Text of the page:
Homestyle Cooking of the East - Part 3 A Taste of India
This three part article (spread out through three blog entries) will include inspiration for the homestyle cooking of Japan, Thailand and India. You'll find simple "formulas" that can be used for a variety of dishes, recipes that utilize these formulas, and suggestions for on-hand pantry items that make home-made Eastern cooking easy and inspirational!
A Taste of India
India is one of the largest countries in the world, as well as one of the most diverse. Having been a center for trade for centuries, and having endured conquests by Persians, Mongols, Turks, Brits and Portuguese, India has had a smattering of cultural influences that, in time, has shaped the people, religion, society and of course... the food.
Needless to say, there are more than a few styles of Indian cooking, each with their own unique influences and adaptations. Buddhism, Hinduism and Ayurveda have centered many of the Indian people around a predominantly vegetarian diet, yet the Persian influences emphasize meats, namely lamb and poultry.
The colliding Indian and Persian cultures created what is known now as Muglai cooking. The tandoor (hot charcoal oven) was introduced, and meats marinated in yogurt and laced with spices came forth. The original Indian flat breads, like chapatis and papadams, met their match with tandoori naans.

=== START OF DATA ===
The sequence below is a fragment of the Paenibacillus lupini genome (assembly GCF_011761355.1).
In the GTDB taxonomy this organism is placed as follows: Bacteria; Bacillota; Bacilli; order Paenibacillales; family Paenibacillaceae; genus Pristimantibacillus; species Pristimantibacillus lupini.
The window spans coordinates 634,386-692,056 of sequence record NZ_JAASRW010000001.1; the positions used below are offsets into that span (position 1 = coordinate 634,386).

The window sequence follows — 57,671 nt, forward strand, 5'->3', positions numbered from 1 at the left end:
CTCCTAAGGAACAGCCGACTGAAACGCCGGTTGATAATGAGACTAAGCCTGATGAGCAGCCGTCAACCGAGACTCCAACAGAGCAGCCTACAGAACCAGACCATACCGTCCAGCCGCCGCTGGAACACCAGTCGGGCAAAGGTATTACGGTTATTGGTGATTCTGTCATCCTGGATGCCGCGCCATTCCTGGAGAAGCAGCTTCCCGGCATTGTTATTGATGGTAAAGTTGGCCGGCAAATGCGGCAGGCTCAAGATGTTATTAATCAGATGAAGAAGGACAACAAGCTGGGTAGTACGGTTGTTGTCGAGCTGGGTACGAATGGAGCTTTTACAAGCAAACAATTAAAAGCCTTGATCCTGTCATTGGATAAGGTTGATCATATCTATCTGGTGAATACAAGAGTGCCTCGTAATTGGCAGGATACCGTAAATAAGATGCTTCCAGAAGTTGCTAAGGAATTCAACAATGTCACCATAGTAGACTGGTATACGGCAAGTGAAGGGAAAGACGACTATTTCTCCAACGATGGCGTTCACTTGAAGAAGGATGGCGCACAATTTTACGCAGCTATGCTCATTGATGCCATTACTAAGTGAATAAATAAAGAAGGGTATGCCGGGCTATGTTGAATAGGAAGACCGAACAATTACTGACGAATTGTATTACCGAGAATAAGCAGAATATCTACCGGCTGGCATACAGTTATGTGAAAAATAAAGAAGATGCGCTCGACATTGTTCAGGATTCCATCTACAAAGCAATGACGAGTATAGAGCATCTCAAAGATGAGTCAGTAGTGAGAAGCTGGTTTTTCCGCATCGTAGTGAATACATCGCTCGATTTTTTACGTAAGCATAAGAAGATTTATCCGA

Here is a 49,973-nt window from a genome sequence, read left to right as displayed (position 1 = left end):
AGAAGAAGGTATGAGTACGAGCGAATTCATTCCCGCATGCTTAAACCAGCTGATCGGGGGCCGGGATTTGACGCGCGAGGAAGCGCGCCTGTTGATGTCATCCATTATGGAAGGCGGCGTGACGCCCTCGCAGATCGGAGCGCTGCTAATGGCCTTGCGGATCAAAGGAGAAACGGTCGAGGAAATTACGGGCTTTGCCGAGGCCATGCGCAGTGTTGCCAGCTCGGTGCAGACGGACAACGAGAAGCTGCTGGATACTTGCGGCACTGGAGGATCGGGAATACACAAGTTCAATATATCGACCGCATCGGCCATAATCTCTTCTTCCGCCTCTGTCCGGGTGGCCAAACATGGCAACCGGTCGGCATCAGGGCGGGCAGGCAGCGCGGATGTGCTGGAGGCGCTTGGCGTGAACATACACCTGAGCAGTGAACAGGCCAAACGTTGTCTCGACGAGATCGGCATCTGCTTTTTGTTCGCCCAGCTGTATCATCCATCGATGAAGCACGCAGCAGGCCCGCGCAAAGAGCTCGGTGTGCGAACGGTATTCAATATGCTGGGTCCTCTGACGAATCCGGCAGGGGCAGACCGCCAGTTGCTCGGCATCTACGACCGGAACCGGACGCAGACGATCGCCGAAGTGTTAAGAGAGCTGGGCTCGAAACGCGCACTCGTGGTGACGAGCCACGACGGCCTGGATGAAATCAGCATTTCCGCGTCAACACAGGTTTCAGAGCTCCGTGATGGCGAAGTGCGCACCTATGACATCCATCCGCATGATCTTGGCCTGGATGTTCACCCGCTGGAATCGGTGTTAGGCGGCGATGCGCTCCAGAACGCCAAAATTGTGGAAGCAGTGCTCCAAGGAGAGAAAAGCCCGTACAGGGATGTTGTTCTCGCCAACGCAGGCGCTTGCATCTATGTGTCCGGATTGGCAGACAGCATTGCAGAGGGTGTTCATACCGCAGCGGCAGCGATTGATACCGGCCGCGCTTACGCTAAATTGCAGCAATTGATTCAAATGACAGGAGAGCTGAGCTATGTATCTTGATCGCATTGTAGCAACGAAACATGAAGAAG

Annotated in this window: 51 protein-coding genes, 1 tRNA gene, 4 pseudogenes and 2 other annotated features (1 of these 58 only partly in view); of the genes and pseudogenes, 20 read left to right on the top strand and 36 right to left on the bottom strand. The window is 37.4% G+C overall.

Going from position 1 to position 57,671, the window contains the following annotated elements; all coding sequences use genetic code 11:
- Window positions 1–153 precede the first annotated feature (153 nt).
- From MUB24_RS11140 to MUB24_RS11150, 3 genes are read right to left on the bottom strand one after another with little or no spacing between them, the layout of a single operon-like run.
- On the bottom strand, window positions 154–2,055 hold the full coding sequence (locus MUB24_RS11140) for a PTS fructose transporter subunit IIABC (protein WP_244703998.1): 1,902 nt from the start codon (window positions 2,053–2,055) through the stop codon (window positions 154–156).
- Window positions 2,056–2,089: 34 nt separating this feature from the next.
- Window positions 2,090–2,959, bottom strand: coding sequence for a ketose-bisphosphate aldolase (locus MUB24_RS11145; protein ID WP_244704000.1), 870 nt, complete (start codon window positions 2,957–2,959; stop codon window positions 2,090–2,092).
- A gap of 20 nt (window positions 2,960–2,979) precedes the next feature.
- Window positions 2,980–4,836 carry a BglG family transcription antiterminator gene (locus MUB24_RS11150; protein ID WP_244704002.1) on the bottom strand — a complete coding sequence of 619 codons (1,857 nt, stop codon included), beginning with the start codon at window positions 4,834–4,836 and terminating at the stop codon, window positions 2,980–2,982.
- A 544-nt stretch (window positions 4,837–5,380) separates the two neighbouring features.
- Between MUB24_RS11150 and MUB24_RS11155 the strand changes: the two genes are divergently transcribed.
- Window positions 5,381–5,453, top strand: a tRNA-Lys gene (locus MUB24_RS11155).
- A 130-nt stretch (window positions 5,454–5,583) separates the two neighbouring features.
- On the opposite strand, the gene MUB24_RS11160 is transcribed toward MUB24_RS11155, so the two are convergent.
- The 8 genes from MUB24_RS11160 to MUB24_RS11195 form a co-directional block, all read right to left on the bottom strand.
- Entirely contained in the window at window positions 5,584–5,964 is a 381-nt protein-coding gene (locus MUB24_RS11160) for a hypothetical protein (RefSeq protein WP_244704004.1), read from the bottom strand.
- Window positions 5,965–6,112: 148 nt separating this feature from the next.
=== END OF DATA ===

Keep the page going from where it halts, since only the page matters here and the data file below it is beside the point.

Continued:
Most of the food that Westerners find in our favorite Indian restaurants have both the Indian and Persian traits as well as European accents, notably with the addition of cream in curried dishes. The cream mellows some of the pungent spices and adds a sweet richness to the food, making it more suited to the Western palate. Coconut milk is also used to impart a creamy texture and sweet taste.
For Indian food at home, I always use my own spices to make the curry seasonings, rather than prepackaged curry powders. All curries are different, and to get just the right flavor, adding a little cumin here and little turmeric there lets me create my own, unique dish. This, in fact, is the traditional way that Indian chefs prepare food; cooking is an oral tradition in India, and it is quite uncustomary to have hand-written recipes for any of the dishes.
To give a general idea of what spices (and how much) might be included in a basic Indian curry, see the Indian Curry Formula below, as well as the recipes that utilize this formula. Use this recipe as a guide, adding a touch more or less of certain ingredients to your taste. This recipe can also be used as a basis for the spices you should have on hand for easy Indian curries at home.
Indian Curry Formula
Chicken and Potato Curry
Curried Cauliflower Soup with Spinach
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